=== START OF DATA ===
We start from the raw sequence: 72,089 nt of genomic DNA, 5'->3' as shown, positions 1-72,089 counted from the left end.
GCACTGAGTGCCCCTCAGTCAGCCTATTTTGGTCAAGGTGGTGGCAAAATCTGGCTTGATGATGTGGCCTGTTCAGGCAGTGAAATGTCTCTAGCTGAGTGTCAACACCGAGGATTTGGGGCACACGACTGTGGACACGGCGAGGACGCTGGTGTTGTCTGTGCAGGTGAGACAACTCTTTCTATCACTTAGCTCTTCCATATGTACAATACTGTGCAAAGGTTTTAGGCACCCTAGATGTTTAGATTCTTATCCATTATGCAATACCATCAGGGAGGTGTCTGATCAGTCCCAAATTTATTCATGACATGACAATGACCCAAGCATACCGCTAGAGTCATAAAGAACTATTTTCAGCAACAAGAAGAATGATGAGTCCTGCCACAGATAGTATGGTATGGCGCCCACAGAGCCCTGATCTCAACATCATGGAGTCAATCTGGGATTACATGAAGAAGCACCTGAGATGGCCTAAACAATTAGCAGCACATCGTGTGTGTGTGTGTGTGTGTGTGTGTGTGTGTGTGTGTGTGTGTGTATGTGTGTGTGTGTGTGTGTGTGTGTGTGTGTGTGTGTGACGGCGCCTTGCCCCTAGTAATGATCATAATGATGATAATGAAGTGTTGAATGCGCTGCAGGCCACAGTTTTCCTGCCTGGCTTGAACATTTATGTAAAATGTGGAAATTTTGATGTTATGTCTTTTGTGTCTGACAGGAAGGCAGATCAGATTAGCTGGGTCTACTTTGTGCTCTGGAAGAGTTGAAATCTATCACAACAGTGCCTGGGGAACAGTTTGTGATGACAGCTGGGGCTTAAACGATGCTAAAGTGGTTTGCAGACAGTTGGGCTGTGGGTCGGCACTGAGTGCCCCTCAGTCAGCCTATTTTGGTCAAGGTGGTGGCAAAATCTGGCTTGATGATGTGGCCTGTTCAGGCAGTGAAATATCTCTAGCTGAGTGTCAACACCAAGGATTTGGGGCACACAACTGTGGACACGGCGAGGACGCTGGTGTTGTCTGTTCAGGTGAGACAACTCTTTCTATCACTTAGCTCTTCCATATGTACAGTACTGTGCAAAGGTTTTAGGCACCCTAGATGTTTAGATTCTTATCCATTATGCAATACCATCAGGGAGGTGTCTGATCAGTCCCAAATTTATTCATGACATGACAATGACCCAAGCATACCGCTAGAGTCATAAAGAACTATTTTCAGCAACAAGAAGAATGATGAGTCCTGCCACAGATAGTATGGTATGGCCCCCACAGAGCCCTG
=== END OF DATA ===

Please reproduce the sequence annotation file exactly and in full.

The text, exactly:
We start from the raw sequence: 72,089 nt of genomic DNA, 5'->3' as shown, positions 1-72,089 counted from the left end.
GCACTGAGTGCCCCTCAGTCAGCCTATTTTGGTCAAGGTGGTGGCAAAATCTGGCTTGATGATGTGGCCTGTTCAGGCAGTGAAATGTCTCTAGCTGAGTGTCAACACCGAGGATTTGGGGCACACGACTGTGGACACGGCGAGGACGCTGGTGTTGTCTGTGCAGGTGAGACAACTCTTTCTATCACTTAGCTCTTCCATATGTACAATACTGTGCAAAGGTTTTAGGCACCCTAGATGTTTAGATTCTTATCCATTATGCAATACCATCAGGGAGGTGTCTGATCAGTCCCAAATTTATTCATGACATGACAATGACCCAAGCATACCGCTAGAGTCATAAAGAACTATTTTCAGCAACAAGAAGAATGATGAGTCCTGCCACAGATAGTATGGTATGGCGCCCACAGAGCCCTGATCTCAACATCATGGAGTCAATCTGGGATTACATGAAGAAGCACCTGAGATGGCCTAAACAATTAGCAGCACATCGTGTGTGTGTGTGTGTGTGTGTGTGTGTGTGTGTGTGTGTGTGTGTATGTGTGTGTGTGTGTGTGTGTGTGTGTGTGTGTGTGTGACGGCGCCTTGCCCCTAGTAATGATCATAATGATGATAATGAAGTGTTGAATGCGCTGCAGGCCACAGTTTTCCTGCCTGGCTTGAACATTTATGTAAAATGTGGAAATTTTGATGTTATGTCTTTTGTGTCTGACAGGAAGGCAGATCAGATTAGCTGGGTCTACTTTGTGCTCTGGAAGAGTTGAAATCTATCACAACAGTGCCTGGGGAACAGTTTGTGATGACAGCTGGGGCTTAAACGATGCTAAAGTGGTTTGCAGACAGTTGGGCTGTGGGTCGGCACTGAGTGCCCCTCAGTCAGCCTATTTTGGTCAAGGTGGTGGCAAAATCTGGCTTGATGATGTGGCCTGTTCAGGCAGTGAAATATCTCTAGCTGAGTGTCAACACCAAGGATTTGGGGCACACAACTGTGGACACGGCGAGGACGCTGGTGTTGTCTGTTCAGGTGAGACAACTCTTTCTATCACTTAGCTCTTCCATATGTACAGTACTGTGCAAAGGTTTTAGGCACCCTAGATGTTTAGATTCTTATCCATTATGCAATACCATCAGGGAGGTGTCTGATCAGTCCCAAATTTATTCATGACATGACAATGACCCAAGCATACCGCTAGAGTCATAAAGAACTATTTTCAGCAACAAGAAGAATGATGAGTCCTGCCACAGATAGTATGGTATGGCCCCCACAGAGCCCTG